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How to save money on auto repairs as prices rise sharply

One man paid $1,800 to replace an alternator and battery.
Auto Shop Extended Warranties mechanic
Posted at 5:22 AM, May 20, 2024

From routine oil changes to unexpected repairs, car owners need to budget for much higher costs this year. Auto repair prices have been rising faster than the overall inflation rate, according to the Bureau of Labor Statistics, and your next trip to the shop could hit your wallet much more than you expected.

But there are some things you can do about it.

At Overbeck Auto Services, technicians deliver difficult news to drivers every day, as much as they try not to.

"When things fail these days, they typically fail bigger and a lot more expensive," owner Matt Overbeck said.

Overbeck blames cars loaded with complicated electronics, even on simple things like brakes.

"Some of these brake calipers have electronic components in them," he said. "Parking brakes used to have just a simple cable, but now they are electronic, too."

Case of the $1,800 alternator replacement

Lawrence Douglas recently got a taste of this new normal when his Kia's alternator failed and he took it to a nearby shop he had never used before. A new battery? $204. New alternator? $902. And that wasn't all.

"It cost me $1,846.14 for a battery, alternator, and labor, he said."

He recalled the day you could pick up an alternator at an auto parts store for $75 and easily swap it in yourself with an adjustable wrench. For some perspective, inflation overall is up 3.4% compared to last year.

However, the cost of car maintenance and repairs was up 7.6%, more than double, according to the latest consumer price index using government data.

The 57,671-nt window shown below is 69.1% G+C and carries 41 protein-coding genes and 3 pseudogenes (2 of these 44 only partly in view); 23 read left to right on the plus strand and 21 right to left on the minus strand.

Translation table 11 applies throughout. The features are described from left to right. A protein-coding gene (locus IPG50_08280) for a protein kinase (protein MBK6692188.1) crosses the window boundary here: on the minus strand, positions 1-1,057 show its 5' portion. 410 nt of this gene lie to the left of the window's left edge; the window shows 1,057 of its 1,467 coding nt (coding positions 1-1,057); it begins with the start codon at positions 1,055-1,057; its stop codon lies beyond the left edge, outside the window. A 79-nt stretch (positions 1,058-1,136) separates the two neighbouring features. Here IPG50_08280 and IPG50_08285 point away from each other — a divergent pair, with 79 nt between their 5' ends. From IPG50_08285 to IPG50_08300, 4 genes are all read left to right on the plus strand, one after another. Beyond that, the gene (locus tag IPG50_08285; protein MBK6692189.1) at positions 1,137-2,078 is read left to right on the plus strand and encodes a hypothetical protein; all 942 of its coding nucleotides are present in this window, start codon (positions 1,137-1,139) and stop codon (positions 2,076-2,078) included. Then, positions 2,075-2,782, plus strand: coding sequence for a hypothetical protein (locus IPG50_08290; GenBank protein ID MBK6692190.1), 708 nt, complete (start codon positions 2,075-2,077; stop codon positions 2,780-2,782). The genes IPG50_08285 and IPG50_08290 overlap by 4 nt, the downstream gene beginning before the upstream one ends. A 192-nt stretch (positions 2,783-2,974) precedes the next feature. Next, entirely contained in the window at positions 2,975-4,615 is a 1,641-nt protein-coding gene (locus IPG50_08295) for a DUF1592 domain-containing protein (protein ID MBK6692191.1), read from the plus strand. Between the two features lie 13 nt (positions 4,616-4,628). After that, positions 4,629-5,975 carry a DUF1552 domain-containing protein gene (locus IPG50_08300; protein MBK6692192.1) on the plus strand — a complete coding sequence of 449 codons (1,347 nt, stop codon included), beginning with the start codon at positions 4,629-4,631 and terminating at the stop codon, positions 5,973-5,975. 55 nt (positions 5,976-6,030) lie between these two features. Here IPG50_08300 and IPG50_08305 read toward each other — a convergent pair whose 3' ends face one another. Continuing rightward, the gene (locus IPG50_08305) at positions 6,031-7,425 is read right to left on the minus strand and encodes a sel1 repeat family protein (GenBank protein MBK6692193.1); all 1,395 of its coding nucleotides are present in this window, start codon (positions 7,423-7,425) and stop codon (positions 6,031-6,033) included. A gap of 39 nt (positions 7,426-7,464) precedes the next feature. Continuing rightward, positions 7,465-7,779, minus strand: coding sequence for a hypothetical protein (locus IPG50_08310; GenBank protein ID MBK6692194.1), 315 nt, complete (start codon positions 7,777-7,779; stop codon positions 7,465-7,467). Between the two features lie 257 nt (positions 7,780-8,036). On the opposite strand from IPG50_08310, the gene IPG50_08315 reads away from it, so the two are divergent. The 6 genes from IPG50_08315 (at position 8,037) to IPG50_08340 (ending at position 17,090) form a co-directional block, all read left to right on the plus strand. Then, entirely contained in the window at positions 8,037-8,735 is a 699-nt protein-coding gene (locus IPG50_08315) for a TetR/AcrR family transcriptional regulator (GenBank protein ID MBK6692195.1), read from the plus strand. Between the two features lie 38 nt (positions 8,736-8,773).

Mike Quincy is an automotive tester and writer with Consumer Reports.

"The cars these days are more complex," he said. "They all have these very bright touch screens and whatnot and, and those are always complex to repair."

Some things you can do

Consumer Reports says the first way to save on repair costs is to get problems fixed right away before they snowball.

"They don't get better over time. They're not like a wine. They get more expensive over time," Quincy said.

Next, he says, plead your case. It never hurts to ask your shop for coupons or straight-up discounts. Or do some maintenance yourself, like replacing air filters, which is still simple in most cars.

Lastly, he suggests going to an auto parts store for free battery testing.

"If you do in fact need a battery, they can also install it for free," he said.

Overbeck suggests finding an independent mechanic you trust.

"The independent isn't saddled with all the signage and marketing that the dealership is," he said.
A good independent shop can be cheaper than a dealer's shop and still offer quality work, and that way you don't waste your money.

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